Drupal: Drag and Drop Tables in Custom Modules

Drag and Drop Tables in Drupal

Today I want to cover how to use those built-in drag and drop tables (the ones where you can sort the rows however you want) in Drupal, in the context of setting a weight field in a custom module. There was a pretty good article about this by Computer Minds, but I found some parts of their approach buggy, and not what I prefer, stylistically. So, consider this article my improvements upon their work.

Assumptions

This article is focusing on using the drag and drop tables, so I'm going to assume you know the basics of Drupal modules, and are familiar with the Form API. If not, you should do some reading on those, first.

Like the Computer Minds article, our code is going to be in the context of a custom module named "example". We'll cover how to define the form with the tables, theme it, and process it.

Build the Form

First off, we'll define a function that builds the form with our drag and drop table in it. This function would be called by drupal_get_form(), probably through a hook_menu() definition in your module, but again, I won't go into those specifics here. Here's the function, creating the table, and a submit button:

function example_form($form_state) {

    // this designates that the elements in my_items are a collection
    // doing this avoids the "id hack" in the Computer Minds article
    $form['my_items']['#tree'] = TRUE;

    // fetch the data from the DB
    // we're just pulling 3 fields for each record, for example purposes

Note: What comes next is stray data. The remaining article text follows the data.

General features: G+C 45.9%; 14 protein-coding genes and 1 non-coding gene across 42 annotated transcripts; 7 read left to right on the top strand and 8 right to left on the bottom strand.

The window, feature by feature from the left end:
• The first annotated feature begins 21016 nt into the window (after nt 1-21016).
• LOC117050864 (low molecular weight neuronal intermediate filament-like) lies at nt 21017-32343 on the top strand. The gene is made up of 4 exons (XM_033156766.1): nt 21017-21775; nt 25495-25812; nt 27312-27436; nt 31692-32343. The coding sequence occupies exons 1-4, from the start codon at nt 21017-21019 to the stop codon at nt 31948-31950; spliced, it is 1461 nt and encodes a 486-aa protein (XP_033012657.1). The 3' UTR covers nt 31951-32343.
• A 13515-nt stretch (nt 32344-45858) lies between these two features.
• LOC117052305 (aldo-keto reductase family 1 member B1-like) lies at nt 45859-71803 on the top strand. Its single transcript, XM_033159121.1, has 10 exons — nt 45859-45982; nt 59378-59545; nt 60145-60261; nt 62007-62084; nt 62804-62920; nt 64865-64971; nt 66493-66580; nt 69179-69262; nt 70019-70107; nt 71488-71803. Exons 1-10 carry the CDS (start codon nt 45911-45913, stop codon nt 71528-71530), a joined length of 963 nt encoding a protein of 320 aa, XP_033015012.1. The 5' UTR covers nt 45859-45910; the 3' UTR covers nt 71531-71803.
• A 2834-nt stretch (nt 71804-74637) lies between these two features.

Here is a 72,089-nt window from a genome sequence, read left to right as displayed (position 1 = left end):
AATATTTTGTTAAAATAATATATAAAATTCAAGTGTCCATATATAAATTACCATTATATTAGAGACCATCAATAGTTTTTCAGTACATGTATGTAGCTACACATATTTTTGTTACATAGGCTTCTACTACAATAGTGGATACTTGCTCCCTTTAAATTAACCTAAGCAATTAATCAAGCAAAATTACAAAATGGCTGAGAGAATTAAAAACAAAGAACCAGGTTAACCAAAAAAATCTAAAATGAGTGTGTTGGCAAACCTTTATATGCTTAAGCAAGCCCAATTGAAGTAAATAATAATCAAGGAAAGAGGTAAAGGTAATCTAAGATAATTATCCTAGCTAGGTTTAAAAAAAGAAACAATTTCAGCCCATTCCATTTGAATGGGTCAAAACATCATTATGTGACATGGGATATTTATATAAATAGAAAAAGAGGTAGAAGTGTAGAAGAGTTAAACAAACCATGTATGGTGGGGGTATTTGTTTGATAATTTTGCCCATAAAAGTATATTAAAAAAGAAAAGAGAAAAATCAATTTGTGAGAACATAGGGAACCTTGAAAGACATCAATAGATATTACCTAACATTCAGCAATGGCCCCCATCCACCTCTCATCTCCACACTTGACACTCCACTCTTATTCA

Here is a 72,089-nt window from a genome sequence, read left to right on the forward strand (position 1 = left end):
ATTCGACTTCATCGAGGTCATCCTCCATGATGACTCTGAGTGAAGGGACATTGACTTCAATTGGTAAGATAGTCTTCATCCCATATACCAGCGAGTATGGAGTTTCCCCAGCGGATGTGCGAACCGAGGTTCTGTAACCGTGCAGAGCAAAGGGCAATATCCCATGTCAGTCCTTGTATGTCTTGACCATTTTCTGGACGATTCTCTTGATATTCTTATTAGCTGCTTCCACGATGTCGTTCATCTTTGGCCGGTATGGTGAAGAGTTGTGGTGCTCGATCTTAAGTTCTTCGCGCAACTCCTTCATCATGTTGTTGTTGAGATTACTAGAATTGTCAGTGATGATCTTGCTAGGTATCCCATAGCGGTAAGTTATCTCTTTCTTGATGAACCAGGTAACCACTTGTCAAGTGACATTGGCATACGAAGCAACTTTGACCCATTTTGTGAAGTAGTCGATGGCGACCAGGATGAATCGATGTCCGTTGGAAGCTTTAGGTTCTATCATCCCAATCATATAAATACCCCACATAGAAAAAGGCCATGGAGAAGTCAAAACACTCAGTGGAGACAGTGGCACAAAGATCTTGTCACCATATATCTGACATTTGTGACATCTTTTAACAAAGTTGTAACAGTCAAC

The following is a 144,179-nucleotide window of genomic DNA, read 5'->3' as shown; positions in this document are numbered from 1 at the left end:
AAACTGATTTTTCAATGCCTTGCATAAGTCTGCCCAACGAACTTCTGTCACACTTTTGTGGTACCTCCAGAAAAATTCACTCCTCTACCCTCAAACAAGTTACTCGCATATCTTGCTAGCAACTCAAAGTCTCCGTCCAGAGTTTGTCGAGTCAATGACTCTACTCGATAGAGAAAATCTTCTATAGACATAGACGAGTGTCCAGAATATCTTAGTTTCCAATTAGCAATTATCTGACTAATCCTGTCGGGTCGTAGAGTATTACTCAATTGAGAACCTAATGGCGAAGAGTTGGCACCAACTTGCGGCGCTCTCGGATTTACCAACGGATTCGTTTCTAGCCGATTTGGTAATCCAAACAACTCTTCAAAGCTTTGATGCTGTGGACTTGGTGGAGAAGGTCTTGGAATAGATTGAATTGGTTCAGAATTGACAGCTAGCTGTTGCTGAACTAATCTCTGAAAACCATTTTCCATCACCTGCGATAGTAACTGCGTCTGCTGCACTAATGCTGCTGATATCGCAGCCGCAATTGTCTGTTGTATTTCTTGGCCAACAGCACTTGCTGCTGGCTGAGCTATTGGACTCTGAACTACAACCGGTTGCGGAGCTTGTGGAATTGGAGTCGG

$result = db_query("SELECT id, name, weight FROM {foo} ORDER BY weight ASC");

    // iterate through each result from the DB
    while ($item = db_fetch_object($result)) {
        // my_item will be an array, keyed by DB id, with each element being an array that holds the table row data
        $form['my_items'][$item->id] = array(
            // "name" will go in our form as regular text (it could be a textfield if you wanted)
            'name' => array(
                '#type' => 'markup',
                '#value' => $item->name,
                ),
            // the "weight" field will be manipulated by the drag and drop table
            'weight' => array(
                '#type' => 'weight',
                '#delta' => 10,
                '#default_value' => $item->weight,
                '#attributes' => array('class' => 'weight'),
                ),
            );
    }

    $form['submit'] = array(
        '#type' => 'submit',
        '#value' => t('Save Changes'),
        );

    return $form;
}

Now we have the data structure with which to create our form. However, since we want to use these Javascript-based drag and drop tables, we'll need to use drupal_add_tabledrag(), which needs to be called from a theme function. So, we need to theme our form. To do that, we'll define a theme hook, and implement the form's theming function.

Theming the Form

The first thing to do is to declare a theme hook for our form. Doing this will mean that Drupal automatically calls our theming function when the form is to be displayed. To do this, implement hook_theme(), defining a hook with the same name as our form generation function:

function example_theme() {
    return array(
        'example_form' => array(
            'arguments' => array('form' => NULL),
        ),
    );
}

Now, we define the actual theme function for our form. This is where the real magic happens. We'll transform our $form data structure into a table, and render the form:

function theme_example_form($form) {
    // the variable that will hold our form HTML output
    $output = '';

    //loop through each "row" in the table array
    foreach($form['my_items'] as $id => $row) {

        // if $id is not a number skip this row in the data structure
        if (!intval($id))
            continue;